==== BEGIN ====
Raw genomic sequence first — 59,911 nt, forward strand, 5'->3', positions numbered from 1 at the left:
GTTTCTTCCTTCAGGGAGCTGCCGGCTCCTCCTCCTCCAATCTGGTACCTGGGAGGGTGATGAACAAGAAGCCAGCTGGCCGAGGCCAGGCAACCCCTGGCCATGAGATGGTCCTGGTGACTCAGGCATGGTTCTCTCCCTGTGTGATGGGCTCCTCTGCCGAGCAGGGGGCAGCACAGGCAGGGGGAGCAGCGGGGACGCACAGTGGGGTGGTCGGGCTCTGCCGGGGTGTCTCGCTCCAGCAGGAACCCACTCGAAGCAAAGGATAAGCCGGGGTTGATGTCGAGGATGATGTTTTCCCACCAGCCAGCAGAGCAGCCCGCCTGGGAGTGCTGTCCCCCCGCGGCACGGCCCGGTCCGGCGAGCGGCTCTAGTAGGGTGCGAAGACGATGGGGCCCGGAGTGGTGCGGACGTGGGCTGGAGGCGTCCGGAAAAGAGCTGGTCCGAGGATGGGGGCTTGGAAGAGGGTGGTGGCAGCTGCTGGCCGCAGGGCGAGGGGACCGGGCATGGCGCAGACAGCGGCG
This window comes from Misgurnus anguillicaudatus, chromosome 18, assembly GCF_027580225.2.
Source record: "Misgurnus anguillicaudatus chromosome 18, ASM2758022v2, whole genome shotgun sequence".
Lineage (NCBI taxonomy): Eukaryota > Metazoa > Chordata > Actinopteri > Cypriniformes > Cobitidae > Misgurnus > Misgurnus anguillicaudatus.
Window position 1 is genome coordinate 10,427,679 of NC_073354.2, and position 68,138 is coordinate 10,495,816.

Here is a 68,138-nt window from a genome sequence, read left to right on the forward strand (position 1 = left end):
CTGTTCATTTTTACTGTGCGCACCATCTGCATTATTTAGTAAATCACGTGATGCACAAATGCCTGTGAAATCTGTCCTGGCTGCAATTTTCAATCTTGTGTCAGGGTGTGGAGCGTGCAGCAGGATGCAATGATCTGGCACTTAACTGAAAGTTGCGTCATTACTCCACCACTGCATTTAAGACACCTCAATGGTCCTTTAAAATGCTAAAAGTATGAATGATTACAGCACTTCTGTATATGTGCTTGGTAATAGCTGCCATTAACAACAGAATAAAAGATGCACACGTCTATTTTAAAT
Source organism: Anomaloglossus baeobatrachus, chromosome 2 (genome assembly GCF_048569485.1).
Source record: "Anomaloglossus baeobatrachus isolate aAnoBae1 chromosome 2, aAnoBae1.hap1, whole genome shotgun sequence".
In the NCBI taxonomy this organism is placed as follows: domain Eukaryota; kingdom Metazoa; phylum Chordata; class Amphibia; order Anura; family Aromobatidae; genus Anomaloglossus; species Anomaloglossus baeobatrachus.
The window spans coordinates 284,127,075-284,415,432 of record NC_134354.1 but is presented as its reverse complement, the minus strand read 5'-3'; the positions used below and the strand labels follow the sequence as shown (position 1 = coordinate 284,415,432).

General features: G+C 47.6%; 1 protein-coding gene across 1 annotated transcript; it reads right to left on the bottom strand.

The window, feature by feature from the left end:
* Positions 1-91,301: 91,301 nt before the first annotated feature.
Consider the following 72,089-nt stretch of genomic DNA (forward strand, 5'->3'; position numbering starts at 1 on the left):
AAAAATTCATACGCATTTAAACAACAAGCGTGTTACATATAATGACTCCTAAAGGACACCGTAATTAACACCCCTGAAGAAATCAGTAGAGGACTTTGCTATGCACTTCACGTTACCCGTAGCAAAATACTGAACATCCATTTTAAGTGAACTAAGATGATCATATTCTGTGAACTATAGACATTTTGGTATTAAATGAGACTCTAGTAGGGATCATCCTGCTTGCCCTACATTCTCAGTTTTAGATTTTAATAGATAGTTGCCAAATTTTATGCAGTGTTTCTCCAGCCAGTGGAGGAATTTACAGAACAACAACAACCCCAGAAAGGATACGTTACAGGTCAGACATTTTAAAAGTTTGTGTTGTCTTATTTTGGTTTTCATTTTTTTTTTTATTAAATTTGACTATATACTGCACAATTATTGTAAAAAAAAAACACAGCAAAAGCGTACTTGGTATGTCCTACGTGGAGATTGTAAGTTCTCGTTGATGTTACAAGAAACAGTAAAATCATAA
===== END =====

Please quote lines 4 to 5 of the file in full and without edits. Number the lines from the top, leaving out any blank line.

Source record: "Misgurnus anguillicaudatus chromosome 18, ASM2758022v2, whole genome shotgun sequence".
Lineage (NCBI taxonomy): Eukaryota > Metazoa > Chordata > Actinopteri > Cypriniformes > Cobitidae > Misgurnus > Misgurnus anguillicaudatus.